Chapter 33 Data Management
Almost everyone has had the experience of having written some really excellent work, and then had some terrible technology malfunction meaning that they lose everything. Some failure to backup stories are truly horrific. However, they all represent a failure on the part of the person involved to properly backup their work.
At the time of writing, it is very easy to keep copies of documents in the Cloud, or even write straight into the Cloud. Talk to your advisor about what options are available in your institution for backing up your work. Make a plan early on, before you start with your study, and then stick with that backup plan as you move through your PhD. A really good option is to start working in one of the Open Science platforms. For example, OSF allows you to create a project where you can continue to use lots of different Cloud based resources, and provides an integrated home for them. OSF is also a great platform as it is free to use, and as long as individual files are less than 5 Gb, OSF will host them. This means that for most projects, raw data files can be stored in the Cloud at no cost to the project.
33.1 Should the cloud be the only copy of your data?
No. I suggest that you keep a hard drive with a copy of your data that you regularly update on a monthly basis, or after significant bouts of data collection such as field trips or experiments. A hard drive has the advantage that in the case of an internet outage, you always have access to your data.
Don’t try to store data on a laptop or desktop computer. These are for working files only. Backup is a separate operation where you store files. While computers are good for computation, they are frail and much more likely to suffer from catastrophic failures. They are also objects that are prone to being stolen.
33.2 Backing up in the field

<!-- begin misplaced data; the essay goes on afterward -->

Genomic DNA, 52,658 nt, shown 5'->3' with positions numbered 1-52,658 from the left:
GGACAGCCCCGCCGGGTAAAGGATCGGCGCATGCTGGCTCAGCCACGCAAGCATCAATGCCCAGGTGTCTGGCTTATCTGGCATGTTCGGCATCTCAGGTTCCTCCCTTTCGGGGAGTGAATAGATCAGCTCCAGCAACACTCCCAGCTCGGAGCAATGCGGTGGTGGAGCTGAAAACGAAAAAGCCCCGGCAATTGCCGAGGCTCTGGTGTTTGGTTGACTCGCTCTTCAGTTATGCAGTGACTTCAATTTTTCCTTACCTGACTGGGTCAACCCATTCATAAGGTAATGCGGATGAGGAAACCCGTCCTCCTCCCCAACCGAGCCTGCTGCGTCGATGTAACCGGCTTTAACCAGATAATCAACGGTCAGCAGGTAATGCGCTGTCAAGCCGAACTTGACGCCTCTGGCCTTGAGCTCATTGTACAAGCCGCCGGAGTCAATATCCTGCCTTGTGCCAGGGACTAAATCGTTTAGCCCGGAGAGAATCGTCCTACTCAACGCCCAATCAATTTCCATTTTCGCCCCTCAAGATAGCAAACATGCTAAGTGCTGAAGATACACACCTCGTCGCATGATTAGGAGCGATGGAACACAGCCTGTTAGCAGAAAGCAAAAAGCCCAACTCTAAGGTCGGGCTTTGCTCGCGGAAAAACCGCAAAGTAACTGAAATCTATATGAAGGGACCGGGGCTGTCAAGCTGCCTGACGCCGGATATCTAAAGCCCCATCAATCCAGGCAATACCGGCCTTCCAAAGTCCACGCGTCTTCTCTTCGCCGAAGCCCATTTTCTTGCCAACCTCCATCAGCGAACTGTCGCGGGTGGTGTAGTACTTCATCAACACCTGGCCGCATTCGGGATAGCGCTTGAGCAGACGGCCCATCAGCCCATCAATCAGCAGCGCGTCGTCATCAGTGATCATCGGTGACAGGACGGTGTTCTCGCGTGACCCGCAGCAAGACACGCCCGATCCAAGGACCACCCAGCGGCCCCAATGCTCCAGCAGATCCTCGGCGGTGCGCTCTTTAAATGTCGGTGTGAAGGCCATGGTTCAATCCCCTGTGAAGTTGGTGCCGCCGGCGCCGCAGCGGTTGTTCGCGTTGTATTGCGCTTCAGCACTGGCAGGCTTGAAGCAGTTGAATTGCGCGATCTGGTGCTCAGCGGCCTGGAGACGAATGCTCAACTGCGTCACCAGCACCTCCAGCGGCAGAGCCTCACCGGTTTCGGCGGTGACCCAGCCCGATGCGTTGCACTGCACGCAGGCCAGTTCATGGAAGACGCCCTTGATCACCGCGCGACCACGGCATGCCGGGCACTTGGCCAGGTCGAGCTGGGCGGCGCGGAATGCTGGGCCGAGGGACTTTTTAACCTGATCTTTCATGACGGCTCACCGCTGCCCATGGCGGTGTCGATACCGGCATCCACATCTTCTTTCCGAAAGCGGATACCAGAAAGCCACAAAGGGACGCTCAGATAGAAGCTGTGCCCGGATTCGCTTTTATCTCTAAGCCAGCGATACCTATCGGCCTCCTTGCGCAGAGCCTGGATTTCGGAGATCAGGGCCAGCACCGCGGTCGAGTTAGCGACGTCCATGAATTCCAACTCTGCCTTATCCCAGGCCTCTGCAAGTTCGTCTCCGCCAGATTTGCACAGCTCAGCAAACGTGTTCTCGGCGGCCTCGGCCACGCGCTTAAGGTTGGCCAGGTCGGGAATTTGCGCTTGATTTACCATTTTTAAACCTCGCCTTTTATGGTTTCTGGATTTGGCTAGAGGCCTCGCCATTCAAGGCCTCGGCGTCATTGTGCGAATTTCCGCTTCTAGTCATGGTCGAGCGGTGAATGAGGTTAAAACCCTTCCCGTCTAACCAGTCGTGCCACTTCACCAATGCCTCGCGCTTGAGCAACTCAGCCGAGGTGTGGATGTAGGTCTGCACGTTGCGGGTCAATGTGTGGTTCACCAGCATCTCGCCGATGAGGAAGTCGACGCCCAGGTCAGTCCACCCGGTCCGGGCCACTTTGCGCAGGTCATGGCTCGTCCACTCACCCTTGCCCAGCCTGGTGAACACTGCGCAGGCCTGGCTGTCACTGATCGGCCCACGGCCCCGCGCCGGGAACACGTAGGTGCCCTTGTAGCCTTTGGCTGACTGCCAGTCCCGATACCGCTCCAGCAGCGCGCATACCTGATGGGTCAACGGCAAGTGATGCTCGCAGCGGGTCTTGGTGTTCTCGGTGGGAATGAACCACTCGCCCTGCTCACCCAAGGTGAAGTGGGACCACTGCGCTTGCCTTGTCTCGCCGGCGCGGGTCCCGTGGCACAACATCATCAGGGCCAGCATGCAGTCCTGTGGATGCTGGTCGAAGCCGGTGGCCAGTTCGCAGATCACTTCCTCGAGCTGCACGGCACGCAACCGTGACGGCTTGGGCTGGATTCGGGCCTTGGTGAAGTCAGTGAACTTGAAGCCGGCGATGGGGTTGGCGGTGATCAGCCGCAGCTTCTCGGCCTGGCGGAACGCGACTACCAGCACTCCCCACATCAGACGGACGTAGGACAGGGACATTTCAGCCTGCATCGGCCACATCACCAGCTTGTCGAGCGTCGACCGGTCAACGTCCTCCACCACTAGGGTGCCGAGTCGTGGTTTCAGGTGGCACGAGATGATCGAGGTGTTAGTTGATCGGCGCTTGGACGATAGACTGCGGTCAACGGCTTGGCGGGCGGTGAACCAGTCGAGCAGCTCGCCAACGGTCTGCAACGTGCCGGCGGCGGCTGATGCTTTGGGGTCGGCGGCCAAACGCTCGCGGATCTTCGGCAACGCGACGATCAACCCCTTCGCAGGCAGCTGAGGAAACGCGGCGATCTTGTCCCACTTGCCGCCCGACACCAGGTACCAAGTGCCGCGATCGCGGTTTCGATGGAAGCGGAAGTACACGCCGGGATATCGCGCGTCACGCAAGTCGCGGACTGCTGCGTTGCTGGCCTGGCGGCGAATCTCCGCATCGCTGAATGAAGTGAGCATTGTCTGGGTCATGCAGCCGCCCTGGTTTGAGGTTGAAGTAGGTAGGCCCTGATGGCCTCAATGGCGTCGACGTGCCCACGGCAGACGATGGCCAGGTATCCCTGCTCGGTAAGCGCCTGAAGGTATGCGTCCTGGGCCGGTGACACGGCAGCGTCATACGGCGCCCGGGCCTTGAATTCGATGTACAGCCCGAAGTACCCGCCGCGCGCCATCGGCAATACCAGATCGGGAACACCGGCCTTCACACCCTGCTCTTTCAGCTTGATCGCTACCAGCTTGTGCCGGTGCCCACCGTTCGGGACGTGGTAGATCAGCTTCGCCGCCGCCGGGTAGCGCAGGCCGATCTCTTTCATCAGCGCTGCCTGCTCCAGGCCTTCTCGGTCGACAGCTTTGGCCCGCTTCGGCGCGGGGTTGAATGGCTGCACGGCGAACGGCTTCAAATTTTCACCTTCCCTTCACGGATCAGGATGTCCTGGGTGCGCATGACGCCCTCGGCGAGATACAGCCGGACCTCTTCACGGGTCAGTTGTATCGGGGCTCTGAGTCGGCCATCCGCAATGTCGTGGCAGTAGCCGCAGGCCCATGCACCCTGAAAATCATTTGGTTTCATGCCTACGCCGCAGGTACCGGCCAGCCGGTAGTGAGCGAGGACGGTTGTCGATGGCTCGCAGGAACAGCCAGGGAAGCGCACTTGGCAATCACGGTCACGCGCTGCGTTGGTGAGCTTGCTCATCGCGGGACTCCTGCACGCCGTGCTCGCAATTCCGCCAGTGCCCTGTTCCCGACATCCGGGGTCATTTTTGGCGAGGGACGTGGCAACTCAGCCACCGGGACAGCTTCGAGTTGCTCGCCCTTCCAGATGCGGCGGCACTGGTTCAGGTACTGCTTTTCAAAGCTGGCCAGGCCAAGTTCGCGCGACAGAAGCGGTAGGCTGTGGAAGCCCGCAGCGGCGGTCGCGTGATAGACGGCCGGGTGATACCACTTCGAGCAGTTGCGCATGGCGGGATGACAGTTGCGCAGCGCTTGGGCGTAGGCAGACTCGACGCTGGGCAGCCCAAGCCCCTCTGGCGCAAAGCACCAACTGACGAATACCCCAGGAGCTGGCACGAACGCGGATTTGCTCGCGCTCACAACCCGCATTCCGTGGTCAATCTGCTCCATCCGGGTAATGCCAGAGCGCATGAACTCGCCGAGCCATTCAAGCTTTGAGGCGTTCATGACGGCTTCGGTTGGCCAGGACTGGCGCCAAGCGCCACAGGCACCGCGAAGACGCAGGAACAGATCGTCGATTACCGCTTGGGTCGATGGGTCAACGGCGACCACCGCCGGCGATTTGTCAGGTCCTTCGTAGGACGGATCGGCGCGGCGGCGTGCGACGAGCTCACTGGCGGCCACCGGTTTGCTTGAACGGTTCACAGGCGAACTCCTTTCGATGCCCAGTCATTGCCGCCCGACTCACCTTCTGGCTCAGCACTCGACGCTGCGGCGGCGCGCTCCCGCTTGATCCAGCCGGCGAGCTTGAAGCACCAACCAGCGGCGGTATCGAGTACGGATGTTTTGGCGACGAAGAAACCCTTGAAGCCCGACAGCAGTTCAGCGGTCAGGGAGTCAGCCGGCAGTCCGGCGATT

If you are going to be doing lots of field work, then you might want to make a specific plan about backing up data to the cloud during field time. It may seem expensive, but I’m sure that it won’t be as expensive as losing the data. Alternatively, or in addition, you may want to take a portable storage option.
I still prefer field notes and data to be written into a book (preferably with waterproof paper such as ‘rite in the rain’). This allows you to make a photographic backup of the hard copy. Similarly, you can design datasheets that you use in the field with a pencil, and then photograph them to make a soft copy from your hard copy. I don’t like entering data directly into a laptop or other device. For me, the advantage is that it is too easy to mis-type a data point into a device, and then there is no record about what it should have been. These days there are multiple different ways to enter data into devices (including dictation), and so you should make your own plan about what you feel most comfortable with. If you do make a hard copy, you will then have to transcribe it later. If you make mistakes, you can go back to the hard copy.
33.3 Make a data management plan, and stick to it
However you decide to manage your data, make sure that you have a plan and that you stick to it. Don’t become a victim of some unexpected event that will lose your data. These events will still happen, but at least your existing data will be safe. Creating a secure data management plan (Figure 33.1) is something that you should design and then talk through with your advisor. There is much more to data management than simply backing up your data. A great start is to read through the British Ecological Society’s guide to Data Management. See part 3 for information about how to archive and distribute your data.
You probably won’t be able to think about all the potential pitfalls that may happen during your PhD, but if there are some obvious ones, then do consider them and see whether you can mitigate the circumstances should they occur.